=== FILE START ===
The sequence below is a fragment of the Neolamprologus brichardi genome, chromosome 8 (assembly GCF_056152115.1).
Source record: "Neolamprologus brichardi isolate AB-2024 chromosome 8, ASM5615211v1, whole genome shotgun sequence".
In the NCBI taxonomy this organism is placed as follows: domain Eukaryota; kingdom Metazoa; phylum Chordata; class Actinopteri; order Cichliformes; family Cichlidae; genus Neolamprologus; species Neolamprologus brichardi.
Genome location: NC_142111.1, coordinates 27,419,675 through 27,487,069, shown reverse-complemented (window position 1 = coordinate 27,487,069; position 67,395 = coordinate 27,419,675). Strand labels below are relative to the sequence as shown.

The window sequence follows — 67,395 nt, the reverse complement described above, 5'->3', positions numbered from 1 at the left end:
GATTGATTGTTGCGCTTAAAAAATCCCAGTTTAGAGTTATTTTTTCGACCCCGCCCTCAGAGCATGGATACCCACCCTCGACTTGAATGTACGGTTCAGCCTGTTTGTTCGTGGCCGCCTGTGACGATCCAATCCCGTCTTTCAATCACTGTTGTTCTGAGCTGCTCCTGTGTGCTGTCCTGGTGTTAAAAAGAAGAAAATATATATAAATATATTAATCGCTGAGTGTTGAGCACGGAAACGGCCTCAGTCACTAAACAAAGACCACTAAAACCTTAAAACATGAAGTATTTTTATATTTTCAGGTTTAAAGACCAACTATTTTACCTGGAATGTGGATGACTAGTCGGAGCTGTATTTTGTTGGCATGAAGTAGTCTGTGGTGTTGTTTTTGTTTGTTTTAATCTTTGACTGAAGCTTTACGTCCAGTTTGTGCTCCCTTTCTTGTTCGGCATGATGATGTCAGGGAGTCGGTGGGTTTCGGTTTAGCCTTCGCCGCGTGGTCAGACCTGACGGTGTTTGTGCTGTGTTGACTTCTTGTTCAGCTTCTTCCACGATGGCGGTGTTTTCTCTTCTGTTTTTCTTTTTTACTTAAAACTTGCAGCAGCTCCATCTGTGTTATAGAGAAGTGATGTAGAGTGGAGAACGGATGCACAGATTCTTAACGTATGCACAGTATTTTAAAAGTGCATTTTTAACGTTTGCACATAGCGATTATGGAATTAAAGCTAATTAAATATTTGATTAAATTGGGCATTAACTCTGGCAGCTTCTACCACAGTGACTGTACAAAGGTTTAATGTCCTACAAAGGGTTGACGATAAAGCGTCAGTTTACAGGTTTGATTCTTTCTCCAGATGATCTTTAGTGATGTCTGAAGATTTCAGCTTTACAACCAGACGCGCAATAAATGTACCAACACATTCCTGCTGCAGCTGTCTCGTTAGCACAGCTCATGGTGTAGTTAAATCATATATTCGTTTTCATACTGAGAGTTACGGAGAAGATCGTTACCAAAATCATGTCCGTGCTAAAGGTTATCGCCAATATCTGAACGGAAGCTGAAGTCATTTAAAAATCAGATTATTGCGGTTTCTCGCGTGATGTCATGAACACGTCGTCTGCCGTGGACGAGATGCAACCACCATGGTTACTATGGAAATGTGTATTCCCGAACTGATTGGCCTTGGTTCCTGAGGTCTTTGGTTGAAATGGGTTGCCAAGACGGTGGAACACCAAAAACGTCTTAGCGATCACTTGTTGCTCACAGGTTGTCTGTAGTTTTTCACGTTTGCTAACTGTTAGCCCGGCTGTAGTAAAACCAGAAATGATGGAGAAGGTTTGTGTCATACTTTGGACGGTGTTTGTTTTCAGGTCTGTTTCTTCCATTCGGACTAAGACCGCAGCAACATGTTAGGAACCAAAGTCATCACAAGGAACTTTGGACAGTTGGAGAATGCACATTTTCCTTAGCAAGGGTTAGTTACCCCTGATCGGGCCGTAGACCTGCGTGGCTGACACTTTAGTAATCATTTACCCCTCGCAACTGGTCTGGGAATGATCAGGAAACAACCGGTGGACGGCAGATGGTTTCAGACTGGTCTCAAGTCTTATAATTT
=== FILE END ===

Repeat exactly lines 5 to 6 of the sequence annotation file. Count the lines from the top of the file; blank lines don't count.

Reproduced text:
The window sequence follows — 67,395 nt, the reverse complement described above, 5'->3', positions numbered from 1 at the left end:
GATTGATTGTTGCGCTTAAAAAATCCCAGTTTAGAGTTATTTTTTCGACCCCGCCCTCAGAGCATGGATACCCACCCTCGACTTGAATGTACGGTTCAGCCTGTTTGTTCGTGGCCGCCTGTGACGATCCAATCCCGTCTTTCAATCACTGTTGTTCTGAGCTGCTCCTGTGTGCTGTCCTGGTGTTAAAAAGAAGAAAATATATATAAATATATTAATCGCTGAGTGTTGAGCACGGAAACGGCCTCAGTCACTAAACAAAGACCACTAAAACCTTAAAACATGAAGTATTTTTATATTTTCAGGTTTAAAGACCAACTATTTTACCTGGAATGTGGATGACTAGTCGGAGCTGTATTTTGTTGGCATGAAGTAGTCTGTGGTGTTGTTTTTGTTTGTTTTAATCTTTGACTGAAGCTTTACGTCCAGTTTGTGCTCCCTTTCTTGTTCGGCATGATGATGTCAGGGAGTCGGTGGGTTTCGGTTTAGCCTTCGCCGCGTGGTCAGACCTGACGGTGTTTGTGCTGTGTTGACTTCTTGTTCAGCTTCTTCCACGATGGCGGTGTTTTCTCTTCTGTTTTTCTTTTTTACTTAAAACTTGCAGCAGCTCCATCTGTGTTATAGAGAAGTGATGTAGAGTGGAGAACGGATGCACAGATTCTTAACGTATGCACAGTATTTTAAAAGTGCATTTTTAACGTTTGCACATAGCGATTATGGAATTAAAGCTAATTAAATATTTGATTAAATTGGGCATTAACTCTGGCAGCTTCTACCACAGTGACTGTACAAAGGTTTAATGTCCTACAAAGGGTTGACGATAAAGCGTCAGTTTACAGGTTTGATTCTTTCTCCAGATGATCTTTAGTGATGTCTGAAGATTTCAGCTTTACAACCAGACGCGCAATAAATGTACCAACACATTCCTGCTGCAGCTGTCTCGTTAGCACAGCTCATGGTGTAGTTAAATCATATATTCGTTTTCATACTGAGAGTTACGGAGAAGATCGTTACCAAAATCATGTCCGTGCTAAAGGTTATCGCCAATATCTGAACGGAAGCTGAAGTCATTTAAAAATCAGATTATTGCGGTTTCTCGCGTGATGTCATGAACACGTCGTCTGCCGTGGACGAGATGCAACCACCATGGTTACTATGGAAATGTGTATTCCCGAACTGATTGGCCTTGGTTCCTGAGGTCTTTGGTTGAAATGGGTTGCCAAGACGGTGGAACACCAAAAACGTCTTAGCGATCACTTGTTGCTCACAGGTTGTCTGTAGTTTTTCACGTTTGCTAACTGTTAGCCCGGCTGTAGTAAAACCAGAAATGATGGAGAAGGTTTGTGTCATACTTTGGACGGTGTTTGTTTTCAGGTCTGTTTCTTCCATTCGGACTAAGACCGCAGCAACATGTTAGGAACCAAAGTCATCACAAGGAACTTTGGACAGTTGGAGAATGCACATTTTCCTTAGCAAGGGTTAGTTACCCCTGATCGGGCCGTAGACCTGCGTGGCTGACACTTTAGTAATCATTTACCCCTCGCAACTGGTCTGGGAATGATCAGGAAACAACCGGTGGACGGCAGATGGTTTCAGACTGGTCTCAAGTCTTATAATTT